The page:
The packs on their backs filled with hiking equipment and lunch were starting to get heavy. Albert had been trudging behind Mileva for nearly two hours. He was ready to eat. Pine needles crunched underfoot, and the breeze whistled through the woods fragrant with the scent of pine. The sound of squirrels chittering and scurrying through the trees caught his attention. He smiled, “See, Dollie, the tree rats are playing the mating game.” Dollie was Albert’s affectionate nickname for Mileva because her small stature reminded him of a delicate figurine. The racy reference brought a flush to Mileva’s face but her deep-set, dark-brown eyes twinkled as she twirled around and shot back, “Oh, my wicked sweetheart, do you fancy he will catch her?”

“Well, that depends. If little Miss Squirrel is as Bohemian as you are, then perhaps,” Albert teased as he snatched a crimson wildflower and proffered it to her.

While their passion for math and physics had initially drawn them together, something else—a mysterious sense of familiarity—propelled them into a romantic relationship that had grown and flourished in just six months. This morning, the couple had taken the early morning express train to explore the Sihl virgin forest on the slopes of the Albis hills together; a last carefree time together before parting for the summer vacation. With each stride along the trail, Mileva’s limp became less troublesome. Tuberculosis in her pelvis as a youngster had caused one leg to become shorter than the other. While she had never let that hold her back, climbing up the slope of the spinner’s pathway made her disability seem less pronounced since equal-length legs were not an asset here. The higher they went, the wilder the flora and more peaceful the feeling became.

They aimed to arrive at the summit of the Albishorn Mountain by mid-afternoon, where they could enjoy a picnic overlooking the picturesque panorama of Zurich and the lake. The sunlight shone through the leaves, creating flickering shadows on the earth. The cry hoopoe, hoopoe of the hoopoe bird, trailed in the wind.

Their final outing was bittersweet. On the one hand, it was the celebration of the end of a long school term. On the other, Albert had decided to visit with his family in Italy, while Mileva would go to be with her parents in Serbia. They would be separated from each other and the other friends they had made at the school.

Mileva laughed off Albert’s Bohemian remark, then changed the topic to divert her sweetheart from his current train of thought. “You know, when I think of physics, I imagine Almighty God in the hidden forces of the natural laws of the universe. Do you suppose there are secret rules about him waiting for us to discover? Sometimes I hear him whispering when I read Newton or Descartes. What do you think, Johnnie?”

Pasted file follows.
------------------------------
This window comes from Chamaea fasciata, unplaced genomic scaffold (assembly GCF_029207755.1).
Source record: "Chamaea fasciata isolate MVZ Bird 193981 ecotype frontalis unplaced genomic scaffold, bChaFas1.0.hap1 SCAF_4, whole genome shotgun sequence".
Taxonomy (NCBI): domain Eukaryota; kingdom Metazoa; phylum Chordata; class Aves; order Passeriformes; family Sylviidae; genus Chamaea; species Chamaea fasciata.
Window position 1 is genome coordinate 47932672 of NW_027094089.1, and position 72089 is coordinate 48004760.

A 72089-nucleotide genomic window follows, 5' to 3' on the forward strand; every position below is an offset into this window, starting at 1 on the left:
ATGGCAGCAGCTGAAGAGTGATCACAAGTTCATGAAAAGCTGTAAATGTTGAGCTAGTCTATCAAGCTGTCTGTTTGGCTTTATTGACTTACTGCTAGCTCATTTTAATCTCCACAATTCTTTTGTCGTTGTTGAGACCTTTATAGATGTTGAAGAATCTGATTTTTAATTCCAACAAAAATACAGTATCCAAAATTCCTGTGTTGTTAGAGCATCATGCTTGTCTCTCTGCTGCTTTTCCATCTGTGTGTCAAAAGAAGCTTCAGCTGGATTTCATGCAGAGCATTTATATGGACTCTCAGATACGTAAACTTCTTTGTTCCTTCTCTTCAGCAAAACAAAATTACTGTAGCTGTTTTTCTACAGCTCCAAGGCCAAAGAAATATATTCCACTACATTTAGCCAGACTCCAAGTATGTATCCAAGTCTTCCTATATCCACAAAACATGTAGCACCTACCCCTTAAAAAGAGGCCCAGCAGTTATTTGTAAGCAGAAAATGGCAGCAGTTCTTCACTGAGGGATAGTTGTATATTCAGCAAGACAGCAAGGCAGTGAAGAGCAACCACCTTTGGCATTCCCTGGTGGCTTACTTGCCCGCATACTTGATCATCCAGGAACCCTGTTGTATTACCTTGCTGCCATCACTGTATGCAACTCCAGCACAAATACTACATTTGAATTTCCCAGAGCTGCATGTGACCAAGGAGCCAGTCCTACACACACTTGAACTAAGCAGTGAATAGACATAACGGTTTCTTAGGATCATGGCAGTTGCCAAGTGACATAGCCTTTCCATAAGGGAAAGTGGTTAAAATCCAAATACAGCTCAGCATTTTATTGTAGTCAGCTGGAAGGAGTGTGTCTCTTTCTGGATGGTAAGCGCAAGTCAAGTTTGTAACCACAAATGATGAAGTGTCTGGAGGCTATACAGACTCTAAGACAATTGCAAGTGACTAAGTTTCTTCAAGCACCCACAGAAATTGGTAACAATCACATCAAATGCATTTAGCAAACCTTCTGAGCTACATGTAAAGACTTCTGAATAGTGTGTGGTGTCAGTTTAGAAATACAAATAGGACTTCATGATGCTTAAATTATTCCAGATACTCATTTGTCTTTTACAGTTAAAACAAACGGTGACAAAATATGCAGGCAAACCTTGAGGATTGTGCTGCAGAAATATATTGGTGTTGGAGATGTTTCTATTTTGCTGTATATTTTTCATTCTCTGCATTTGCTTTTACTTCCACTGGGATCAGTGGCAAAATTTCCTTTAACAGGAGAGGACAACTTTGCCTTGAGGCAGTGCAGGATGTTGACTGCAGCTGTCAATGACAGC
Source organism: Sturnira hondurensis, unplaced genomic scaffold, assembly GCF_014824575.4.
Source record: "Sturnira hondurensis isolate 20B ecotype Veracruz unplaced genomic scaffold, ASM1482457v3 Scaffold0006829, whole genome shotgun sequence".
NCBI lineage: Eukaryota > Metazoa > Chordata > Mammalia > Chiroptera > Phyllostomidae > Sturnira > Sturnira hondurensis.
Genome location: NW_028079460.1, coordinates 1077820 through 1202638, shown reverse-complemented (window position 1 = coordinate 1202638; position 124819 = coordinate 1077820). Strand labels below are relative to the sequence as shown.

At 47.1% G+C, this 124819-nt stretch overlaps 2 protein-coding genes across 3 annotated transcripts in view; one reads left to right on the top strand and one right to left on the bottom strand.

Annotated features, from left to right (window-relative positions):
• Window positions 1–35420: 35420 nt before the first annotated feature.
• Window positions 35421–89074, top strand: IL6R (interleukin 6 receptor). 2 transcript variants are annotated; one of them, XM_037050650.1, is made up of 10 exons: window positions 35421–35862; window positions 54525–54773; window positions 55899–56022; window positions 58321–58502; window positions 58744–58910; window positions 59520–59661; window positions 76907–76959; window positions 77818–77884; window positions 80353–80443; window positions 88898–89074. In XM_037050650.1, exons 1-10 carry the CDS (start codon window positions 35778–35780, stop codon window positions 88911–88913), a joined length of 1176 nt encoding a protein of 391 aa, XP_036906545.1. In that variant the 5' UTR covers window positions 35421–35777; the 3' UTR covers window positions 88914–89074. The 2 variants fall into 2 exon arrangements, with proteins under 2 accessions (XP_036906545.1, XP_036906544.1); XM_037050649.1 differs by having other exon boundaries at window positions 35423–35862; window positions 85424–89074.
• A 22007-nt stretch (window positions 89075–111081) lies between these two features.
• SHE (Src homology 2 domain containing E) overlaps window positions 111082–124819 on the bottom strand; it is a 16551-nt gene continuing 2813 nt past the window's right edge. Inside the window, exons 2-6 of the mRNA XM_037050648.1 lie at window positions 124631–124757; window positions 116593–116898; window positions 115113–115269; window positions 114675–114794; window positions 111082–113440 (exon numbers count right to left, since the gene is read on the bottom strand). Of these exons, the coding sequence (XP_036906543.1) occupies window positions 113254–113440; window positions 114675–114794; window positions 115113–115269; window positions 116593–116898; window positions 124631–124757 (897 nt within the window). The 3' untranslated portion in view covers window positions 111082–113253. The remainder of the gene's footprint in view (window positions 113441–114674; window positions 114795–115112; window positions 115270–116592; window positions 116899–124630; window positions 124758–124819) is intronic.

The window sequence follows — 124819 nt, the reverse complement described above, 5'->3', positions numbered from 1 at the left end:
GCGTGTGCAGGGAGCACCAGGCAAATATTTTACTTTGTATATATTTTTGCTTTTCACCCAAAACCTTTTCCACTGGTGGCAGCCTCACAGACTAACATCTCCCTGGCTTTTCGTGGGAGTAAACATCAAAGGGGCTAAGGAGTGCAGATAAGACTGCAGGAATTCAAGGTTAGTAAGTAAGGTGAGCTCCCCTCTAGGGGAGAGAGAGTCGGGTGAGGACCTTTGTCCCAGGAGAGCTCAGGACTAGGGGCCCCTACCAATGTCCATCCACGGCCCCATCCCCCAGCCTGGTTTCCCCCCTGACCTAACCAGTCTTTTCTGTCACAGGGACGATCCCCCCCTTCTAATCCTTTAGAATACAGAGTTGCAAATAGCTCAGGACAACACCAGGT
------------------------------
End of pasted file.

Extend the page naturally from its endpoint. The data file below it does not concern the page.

Albert, who had been dubbed Johnnie one evening months ago when the two were being playful with each other, walked up to Mileva, a thoughtful look on his face. He took off his Bavarian hat and spread his fingers through his wavy brown hair, collecting his thoughts. Albert was not one to respond frivolously to such a weighty question. “I am not positive if Providence is speaking—though I remain convinced that there is more to the world than what we see.”

“Me too. It’s going to be fascinating,” Mileva said, her eyes glowing brightly. She was as entranced by science as Albert was—and she was quite brilliant.

As if stirred up by the conversation about forces beyond man’s perception, a surge of wind swirled through the trees around the couple. Butterflies came out of nowhere, and Albert felt something brush against him. A warm glow broke over his body, and the hair on the back of his neck stood up. Beads of sweat gathered on his forehead.

“What was that?” he asked, recoiling from the mysterious energy.

“What was what, Johnnie?” Mileva asked, puzzled by his behavior.

“I don’t know. It seemed like something… someone… brushed up against me.”

“I’m sure it was nothing, Albert, just your imagination or something caused by the wind.”

“Yes, I’m sure you’re right,” he smiled, calming down, “nothing at all.” He kissed Mileva’s hand and took a step forward up the inclined path. “Come on, let’s get up this mountain before I starve to death.”

The temperature dipped as the climbers ascended in silence, still pondering the questions of science they had been discussing. The gurgle of water flowing downhill filled their ears as they crossed over a footbridge. In less than an hour, they reached the edge of the woods. In the distance, the hikers saw mountains, their tops shrouded in mist. A pebble path led to the vista of a landscape dotted with rocks and boulders. The two stood for several moments gazing upon the majesty of the scene. On the crest of Albishorn, they looked down upon the town of Zurich and the pristine lake with tiny sailboats, their sails billowing in the breeze.

Free from care, Albert dropped his gear. With outstretched arms, he breathed in and shouted into the lapis-blue sky, “Oh, how I love the pure air!” Then he dropped his arms and with a smile declared, “I’m famished. Are you hungry, Dollie?”

Mileva nodded happily and tugged Albert’s arm, urging him off the path toward the crumbling remains of a stone building long abandoned. Mileva threw open a patchwork quilt and began unwrapping the meal she had prepared. As Mileva busied herself setting up the picnic, Albert ambled to the edge of a nearby cliff. Humming a melody, he stepped down onto a five-inch-wide ledge that rimmed the cliff’s edge. Like a tightrope walker, he stepped foot to heel along the narrow ridge, a drop of several thousand feet just a misstep away.

“Luncheon is almost ready, Johnnie!” Mileva called out.